Information


DrosDel

Information
RS Elements
Deletion Crosses
Informatics
Confirming Df's
Publications


The DrosDel deletion kit is being constructed using RS (re-arrangement screen) P-elements originally constructed and described by Golic and Golic (1996).


Balancing Stocks

RS lines were balanced using FM7h, SM6a and TM6C (eyD or ciD for chromosome 4). Most RS lines are homozygous viable, but occasional balancer flies may still be found in the stocks. A small proportion of RS lines are homozygous lethal or sterile.

Deletion (ED) lines were also balanced using FM7h, SM6a and TM6C. In the cases where this is a lethal or sterile combination we have tried various other balancers; the stocks that you receive from Szeged stock centre will be labelled accordingly. Some chromosome 3 deletions were balanced over TM2. This is a poor balancer for large regions of the chromosome and consequently the isogenetic characteristics of the stock will have been compromised to some extent.


Making deletions with RS elements

The chromosomal forms of P{RS3} and P{RS5} contain a functional white gene (whs) and differ by the position of the two FRT (flipase recombination target) sites, which are shown as arrows in the diagram. Use of FLP-mediated excision produces the chromosomal remnant form of the element (P{RS3r} or P{RS5r}), which contains one non-functional portion of the white gene and one FRT site. FLP-mediated recombination between an RS3r and RS5r element will result in a reconstituted functional white gene with two 3’ P ends P{3'.RS5+3.3‘}. If the two elements are in trans on the same chromosome arm and in the correct orientation with respect to each other and to white, then a deletion of the chromosome material between the sites will occur. If the elements are close enough together and this event happens in the germ line, then red-eyed progeny will carry a chromosomal deficiency of defined length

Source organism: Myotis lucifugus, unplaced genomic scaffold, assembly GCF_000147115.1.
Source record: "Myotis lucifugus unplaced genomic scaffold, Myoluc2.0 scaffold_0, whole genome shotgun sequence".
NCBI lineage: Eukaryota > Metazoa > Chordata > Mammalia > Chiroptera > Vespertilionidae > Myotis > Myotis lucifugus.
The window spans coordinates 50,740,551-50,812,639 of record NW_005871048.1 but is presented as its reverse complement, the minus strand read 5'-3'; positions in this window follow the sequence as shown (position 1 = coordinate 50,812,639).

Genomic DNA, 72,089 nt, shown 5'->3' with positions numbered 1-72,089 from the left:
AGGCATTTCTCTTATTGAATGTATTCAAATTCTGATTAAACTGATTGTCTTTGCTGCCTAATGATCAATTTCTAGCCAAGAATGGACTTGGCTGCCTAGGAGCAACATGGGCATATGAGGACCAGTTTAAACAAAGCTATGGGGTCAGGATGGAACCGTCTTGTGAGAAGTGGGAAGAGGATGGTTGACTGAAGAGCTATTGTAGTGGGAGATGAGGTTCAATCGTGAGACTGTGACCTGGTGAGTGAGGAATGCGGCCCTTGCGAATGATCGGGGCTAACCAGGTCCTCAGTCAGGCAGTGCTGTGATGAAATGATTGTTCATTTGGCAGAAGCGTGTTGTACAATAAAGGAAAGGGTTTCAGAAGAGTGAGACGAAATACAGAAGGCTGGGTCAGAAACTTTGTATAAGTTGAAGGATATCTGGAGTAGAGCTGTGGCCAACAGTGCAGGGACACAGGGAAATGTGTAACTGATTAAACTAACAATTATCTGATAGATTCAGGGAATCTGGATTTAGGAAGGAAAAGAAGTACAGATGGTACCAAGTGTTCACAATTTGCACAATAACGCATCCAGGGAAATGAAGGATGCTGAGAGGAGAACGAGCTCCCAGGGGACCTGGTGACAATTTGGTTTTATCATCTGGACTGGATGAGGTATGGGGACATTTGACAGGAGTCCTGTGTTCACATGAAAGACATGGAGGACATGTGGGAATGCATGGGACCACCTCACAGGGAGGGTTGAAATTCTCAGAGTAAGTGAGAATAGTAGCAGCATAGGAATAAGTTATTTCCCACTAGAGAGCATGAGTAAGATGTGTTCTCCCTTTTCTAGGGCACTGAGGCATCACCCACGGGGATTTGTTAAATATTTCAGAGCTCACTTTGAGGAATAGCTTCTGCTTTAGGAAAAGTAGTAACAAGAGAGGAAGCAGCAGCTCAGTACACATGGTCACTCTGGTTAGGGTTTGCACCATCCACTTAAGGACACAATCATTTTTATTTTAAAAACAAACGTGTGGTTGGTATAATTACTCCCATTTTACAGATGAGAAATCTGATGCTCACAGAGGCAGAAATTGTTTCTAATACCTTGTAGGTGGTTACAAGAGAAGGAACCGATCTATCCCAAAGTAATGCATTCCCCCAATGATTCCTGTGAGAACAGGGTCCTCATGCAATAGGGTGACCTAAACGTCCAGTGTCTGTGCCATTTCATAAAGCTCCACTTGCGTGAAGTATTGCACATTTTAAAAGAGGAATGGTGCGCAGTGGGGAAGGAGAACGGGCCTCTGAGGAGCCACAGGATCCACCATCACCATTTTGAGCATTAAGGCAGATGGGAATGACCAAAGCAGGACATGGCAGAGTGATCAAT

Creating RSr elements



Creating deletions with in trans RSr elements



Orientation of P elements

The orientation of the mapped elements can be determined by the end sequenced and the BLASTn strand match. The element orientation refers to the P element ends in relation to the genome sequence.

For example:
Sequence from the 3’ end of the P element that matches the ‘plus’ strand in the BLAST search orientates the P element as facing forward on the chromosome.
Sequence from the 3’ end of the P element that matches the ‘minus’ strand in the BLAST search orientates the P element as facing backward on the chromosome.



Primers within the RS elements

Details of the RS element end sequence and primer locations can also be found here



References

Golic, K.G., Golic, M.M. (1996) Engineering the Drosophila genome: chromosome rearrangements by design. Genetics 144(4):1693-711